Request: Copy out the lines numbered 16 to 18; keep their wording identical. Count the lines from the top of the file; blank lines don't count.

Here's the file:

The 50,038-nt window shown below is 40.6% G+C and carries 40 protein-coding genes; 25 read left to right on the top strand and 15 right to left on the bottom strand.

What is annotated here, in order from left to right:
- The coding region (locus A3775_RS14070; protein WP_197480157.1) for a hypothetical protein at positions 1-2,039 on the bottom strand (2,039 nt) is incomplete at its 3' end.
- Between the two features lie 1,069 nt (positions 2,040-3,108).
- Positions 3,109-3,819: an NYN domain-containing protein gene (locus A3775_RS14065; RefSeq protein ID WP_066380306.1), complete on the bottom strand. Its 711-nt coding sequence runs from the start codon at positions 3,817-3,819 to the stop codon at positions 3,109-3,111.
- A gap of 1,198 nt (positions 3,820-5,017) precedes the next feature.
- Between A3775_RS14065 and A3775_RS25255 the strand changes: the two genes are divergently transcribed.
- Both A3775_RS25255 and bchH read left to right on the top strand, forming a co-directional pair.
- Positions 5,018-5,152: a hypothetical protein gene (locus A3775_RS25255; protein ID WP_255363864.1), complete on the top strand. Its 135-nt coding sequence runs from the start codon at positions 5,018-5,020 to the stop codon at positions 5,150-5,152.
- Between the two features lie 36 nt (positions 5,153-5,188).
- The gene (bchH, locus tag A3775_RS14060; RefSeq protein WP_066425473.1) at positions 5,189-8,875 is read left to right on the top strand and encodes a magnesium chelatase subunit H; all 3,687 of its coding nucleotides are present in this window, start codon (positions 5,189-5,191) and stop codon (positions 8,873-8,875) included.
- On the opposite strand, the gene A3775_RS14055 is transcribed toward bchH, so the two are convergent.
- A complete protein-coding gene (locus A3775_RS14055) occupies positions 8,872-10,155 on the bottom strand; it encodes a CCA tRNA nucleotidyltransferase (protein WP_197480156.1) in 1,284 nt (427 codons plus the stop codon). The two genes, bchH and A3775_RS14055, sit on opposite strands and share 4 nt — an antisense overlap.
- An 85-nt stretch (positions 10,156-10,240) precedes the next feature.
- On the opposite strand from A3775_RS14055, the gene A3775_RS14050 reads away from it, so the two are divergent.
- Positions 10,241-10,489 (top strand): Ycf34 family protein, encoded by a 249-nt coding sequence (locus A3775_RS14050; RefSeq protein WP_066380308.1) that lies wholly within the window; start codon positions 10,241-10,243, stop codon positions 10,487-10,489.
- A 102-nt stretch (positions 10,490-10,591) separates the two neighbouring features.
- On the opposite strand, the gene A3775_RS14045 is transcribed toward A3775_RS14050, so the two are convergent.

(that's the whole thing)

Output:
- Positions 10,241-10,489 (top strand): Ycf34 family protein, encoded by a 249-nt coding sequence (locus A3775_RS14050; RefSeq protein WP_066380308.1) that lies wholly within the window; start codon positions 10,241-10,243, stop codon positions 10,487-10,489.
- A 102-nt stretch (positions 10,490-10,591) separates the two neighbouring features.
- On the opposite strand, the gene A3775_RS14045 is transcribed toward A3775_RS14050, so the two are convergent.